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Hall of Famer Harmon Killebrew loses cancer battle

By Chris Olds | Baseball Editor

Baseball Hall of Famer Harmon Killebrew lost an ongoing battle with esophageal cancer on Tuesday. He was 74.

Killebrew played 22 seasons in the big leagues — 21 of those for the Washington Senators and Minnesota Twins before he played a single season for the Kansas City Royals in 1975. He was known for his tape-measure home runs — earning him the nickname “Killer” — and he hit 573 round-trippers in his career, which placed him fifth on the career list at the end of his career.

Today, Killebrew still ranks 11th.

Elected to the Hall of Fame in 1984, Killebrew was a 13-time All-Star and the 1969 American League MVP after he hit a career-high 49 home runs and drove in 140 for the Twins. He appeared in just one World Series in 1965 when his Twins lost to the Dodgers.

Killebrew hit 40 or more home runs eight times in his career, a total second only to Babe Ruth, and it’s Killebrew’s stance that is said to have inspired the silhouetted batter on the MLB logo.

On cardboard, Killebrew appeared on 2,853 different cards during his lifetime, including 813 different certified autograph cards. He appears on 1,213 different memorabilia cards made through the years but has just one Rookie Card, which is in the 1955 Topps set. It typically can be found for $250 or less.

His most recent autograph cards signed in larger quantities can be found in the 2010 Panini Century Collection product, which included many Hall of Famers and retired baseball stars alongside astronauts and other celebrities.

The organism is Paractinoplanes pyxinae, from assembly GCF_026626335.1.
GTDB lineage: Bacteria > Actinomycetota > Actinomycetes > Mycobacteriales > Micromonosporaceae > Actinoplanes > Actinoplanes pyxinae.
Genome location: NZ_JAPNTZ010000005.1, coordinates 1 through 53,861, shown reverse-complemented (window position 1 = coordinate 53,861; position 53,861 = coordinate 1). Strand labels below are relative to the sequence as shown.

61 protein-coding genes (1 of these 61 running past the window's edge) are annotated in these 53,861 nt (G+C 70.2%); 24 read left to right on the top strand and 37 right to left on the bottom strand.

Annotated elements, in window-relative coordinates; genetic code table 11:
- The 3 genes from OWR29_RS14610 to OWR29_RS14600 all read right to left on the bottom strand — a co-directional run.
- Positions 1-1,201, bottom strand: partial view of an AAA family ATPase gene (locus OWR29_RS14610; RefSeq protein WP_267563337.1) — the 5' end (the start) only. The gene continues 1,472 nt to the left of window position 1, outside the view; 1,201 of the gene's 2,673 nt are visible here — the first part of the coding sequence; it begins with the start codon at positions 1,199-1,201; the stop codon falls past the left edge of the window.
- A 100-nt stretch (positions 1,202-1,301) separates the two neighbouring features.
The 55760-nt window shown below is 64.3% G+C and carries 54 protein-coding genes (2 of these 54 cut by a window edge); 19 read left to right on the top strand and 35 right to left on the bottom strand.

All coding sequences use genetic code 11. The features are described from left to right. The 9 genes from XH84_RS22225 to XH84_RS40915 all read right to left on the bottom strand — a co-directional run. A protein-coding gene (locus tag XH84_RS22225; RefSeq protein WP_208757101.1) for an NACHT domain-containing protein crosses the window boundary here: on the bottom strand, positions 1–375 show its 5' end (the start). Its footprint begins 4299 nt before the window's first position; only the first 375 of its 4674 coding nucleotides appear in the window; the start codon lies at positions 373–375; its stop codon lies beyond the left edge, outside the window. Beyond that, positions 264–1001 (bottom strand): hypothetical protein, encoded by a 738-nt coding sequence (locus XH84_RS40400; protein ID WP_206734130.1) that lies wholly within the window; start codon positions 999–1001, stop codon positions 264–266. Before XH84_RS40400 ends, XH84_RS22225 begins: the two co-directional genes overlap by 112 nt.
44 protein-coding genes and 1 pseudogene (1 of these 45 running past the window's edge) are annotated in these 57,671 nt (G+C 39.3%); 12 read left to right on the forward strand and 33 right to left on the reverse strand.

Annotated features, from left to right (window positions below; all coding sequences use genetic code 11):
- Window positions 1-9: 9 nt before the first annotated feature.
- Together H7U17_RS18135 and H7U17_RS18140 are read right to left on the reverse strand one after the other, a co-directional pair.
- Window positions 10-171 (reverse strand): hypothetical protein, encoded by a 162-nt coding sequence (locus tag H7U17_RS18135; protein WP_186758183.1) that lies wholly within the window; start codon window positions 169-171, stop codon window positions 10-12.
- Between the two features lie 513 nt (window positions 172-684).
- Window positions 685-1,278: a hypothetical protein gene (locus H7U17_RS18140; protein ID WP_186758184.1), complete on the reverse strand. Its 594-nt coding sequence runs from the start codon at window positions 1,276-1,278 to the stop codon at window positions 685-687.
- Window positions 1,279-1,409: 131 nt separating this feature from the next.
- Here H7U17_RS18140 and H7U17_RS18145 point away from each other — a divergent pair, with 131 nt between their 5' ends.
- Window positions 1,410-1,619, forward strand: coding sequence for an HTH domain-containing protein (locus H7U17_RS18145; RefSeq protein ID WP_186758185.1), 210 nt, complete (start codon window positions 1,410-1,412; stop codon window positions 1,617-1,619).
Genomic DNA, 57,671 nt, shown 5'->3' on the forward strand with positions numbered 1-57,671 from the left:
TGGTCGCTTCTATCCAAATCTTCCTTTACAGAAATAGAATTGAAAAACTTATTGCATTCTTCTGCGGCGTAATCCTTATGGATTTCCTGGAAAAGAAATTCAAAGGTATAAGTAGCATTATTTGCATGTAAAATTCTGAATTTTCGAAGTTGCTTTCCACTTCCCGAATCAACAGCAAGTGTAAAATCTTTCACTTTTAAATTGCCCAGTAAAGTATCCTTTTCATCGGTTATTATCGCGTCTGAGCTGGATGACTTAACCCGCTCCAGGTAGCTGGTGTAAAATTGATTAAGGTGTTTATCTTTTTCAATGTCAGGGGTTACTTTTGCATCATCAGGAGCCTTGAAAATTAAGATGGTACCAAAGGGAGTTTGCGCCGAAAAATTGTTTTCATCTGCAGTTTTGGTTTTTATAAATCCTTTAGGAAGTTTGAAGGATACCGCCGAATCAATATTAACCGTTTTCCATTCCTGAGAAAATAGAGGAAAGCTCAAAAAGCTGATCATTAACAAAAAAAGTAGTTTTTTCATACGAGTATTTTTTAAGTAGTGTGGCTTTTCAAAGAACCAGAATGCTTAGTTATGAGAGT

Chris Olds is the editor of Beckett Baseball. Have a comment, question or idea? Send an e-mail to him at colds@beckett.com. Follow him on Twitter by clicking here.

3 Comments

Larry

If he played for the Washington Senators why does this card depict he played for the Washington Nationals? Did the Washington Nationals even exist in 1955? Anyways, R.I.P Mr. Killebrew you were a model ball player and a all around great person. You will be missed.

Posted May 17, 2011 at 2:16 pm | Permalink
chrisolds

The original Washington franchise that moved to Minnesota and became the Twins is historically called the Senators. However, during its time both the names — Senators and Nationals — were used. Most say Senators.

To confuse things, today’s Nationals do NOT have any ties to the old franchise. The old Senators/Nationals records went with the franchise to Minnesota, while today’s Nationals record book includes the lineage of the Montreal Expos.

Posted May 18, 2011 at 8:38 am | Permalink

what a great home run hitter,573 home runs 11th on the all time home run parade. he took no roids what so ever. on august 10 1971 he hit his 500 and 501 home run in the same game. may you rest in peace and lets play home run derby.

Posted May 19, 2011 at 6:13 pm | Permalink

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